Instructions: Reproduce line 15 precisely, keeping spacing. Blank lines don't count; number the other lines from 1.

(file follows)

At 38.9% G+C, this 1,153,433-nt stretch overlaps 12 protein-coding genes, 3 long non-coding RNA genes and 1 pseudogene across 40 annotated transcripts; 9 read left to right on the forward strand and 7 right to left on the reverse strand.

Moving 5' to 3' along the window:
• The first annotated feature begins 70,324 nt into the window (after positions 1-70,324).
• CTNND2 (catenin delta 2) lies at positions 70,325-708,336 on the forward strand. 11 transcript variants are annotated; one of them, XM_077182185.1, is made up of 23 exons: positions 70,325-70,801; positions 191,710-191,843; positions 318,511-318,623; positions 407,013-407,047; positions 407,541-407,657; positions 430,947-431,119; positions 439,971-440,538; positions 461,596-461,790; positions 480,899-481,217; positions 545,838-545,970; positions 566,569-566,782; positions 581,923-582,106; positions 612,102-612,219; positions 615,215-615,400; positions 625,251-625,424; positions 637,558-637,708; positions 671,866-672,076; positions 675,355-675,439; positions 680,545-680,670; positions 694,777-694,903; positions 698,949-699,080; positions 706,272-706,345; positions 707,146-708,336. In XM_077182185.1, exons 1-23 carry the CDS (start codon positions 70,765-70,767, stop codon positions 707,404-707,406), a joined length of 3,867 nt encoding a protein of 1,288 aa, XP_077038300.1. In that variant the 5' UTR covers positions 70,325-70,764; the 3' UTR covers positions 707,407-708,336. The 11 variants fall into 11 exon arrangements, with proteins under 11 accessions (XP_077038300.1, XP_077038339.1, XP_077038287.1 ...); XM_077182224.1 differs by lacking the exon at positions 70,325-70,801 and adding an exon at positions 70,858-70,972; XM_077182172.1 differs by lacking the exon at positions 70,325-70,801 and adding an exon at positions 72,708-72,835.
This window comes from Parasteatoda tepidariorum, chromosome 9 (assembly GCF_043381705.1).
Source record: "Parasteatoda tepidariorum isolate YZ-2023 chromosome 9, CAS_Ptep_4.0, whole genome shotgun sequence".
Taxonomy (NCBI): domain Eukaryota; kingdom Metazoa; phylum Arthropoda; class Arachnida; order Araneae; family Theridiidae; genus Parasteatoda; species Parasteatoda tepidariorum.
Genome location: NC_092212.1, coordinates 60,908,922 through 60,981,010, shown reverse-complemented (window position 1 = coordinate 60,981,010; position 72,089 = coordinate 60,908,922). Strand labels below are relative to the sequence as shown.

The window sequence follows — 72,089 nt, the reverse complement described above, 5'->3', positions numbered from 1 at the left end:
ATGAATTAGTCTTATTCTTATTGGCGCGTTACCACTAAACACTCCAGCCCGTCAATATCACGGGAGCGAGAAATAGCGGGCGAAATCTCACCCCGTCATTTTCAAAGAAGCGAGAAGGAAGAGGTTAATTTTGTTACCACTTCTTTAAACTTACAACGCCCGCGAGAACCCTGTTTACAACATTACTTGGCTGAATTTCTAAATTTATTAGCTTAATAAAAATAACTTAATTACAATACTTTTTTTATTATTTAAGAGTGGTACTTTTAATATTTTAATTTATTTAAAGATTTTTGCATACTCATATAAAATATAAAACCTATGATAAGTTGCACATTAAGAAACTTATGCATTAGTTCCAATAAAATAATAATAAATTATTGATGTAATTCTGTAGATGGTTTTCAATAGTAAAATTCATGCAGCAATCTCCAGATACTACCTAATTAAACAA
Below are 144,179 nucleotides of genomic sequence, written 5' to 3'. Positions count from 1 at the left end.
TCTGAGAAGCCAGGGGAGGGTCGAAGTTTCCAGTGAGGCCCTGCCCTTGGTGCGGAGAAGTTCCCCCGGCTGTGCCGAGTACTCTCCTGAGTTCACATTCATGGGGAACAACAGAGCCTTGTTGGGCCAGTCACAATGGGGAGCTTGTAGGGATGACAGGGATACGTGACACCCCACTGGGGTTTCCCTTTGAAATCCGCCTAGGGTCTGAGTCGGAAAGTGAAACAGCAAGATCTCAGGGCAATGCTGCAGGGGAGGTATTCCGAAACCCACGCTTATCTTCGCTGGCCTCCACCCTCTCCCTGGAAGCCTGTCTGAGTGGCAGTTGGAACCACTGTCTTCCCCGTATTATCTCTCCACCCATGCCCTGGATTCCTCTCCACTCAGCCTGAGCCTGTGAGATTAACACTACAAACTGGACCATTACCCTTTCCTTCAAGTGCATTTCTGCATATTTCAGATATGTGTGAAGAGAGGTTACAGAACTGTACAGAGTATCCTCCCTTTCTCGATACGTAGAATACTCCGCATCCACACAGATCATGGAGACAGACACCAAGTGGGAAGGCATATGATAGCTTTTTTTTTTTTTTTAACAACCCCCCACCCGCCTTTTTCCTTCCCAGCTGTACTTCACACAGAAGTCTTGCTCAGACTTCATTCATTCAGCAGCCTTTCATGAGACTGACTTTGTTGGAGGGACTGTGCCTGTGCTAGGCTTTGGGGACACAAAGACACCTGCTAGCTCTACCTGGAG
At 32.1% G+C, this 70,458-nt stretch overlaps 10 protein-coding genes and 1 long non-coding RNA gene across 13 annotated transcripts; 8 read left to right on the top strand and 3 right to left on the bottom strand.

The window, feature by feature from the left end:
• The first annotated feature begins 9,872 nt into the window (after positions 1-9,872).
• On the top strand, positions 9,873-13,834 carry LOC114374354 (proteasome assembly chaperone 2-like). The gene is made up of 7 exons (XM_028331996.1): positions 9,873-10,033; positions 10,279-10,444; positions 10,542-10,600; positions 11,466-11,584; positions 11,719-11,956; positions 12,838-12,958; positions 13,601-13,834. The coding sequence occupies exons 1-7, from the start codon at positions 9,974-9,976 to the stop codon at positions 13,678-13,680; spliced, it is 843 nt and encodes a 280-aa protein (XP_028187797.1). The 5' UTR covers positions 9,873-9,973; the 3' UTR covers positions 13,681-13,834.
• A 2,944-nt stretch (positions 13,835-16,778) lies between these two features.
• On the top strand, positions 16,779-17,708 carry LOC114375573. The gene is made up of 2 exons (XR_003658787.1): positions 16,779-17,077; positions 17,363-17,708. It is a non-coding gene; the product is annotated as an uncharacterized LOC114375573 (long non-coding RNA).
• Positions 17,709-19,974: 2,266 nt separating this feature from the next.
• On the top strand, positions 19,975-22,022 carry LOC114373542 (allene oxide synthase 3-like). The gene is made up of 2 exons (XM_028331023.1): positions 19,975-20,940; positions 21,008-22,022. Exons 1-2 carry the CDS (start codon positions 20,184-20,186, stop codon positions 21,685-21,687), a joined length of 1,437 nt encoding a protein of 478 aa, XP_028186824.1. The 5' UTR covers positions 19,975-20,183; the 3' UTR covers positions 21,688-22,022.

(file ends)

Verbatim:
• The first annotated feature begins 9,872 nt into the window (after positions 1-9,872).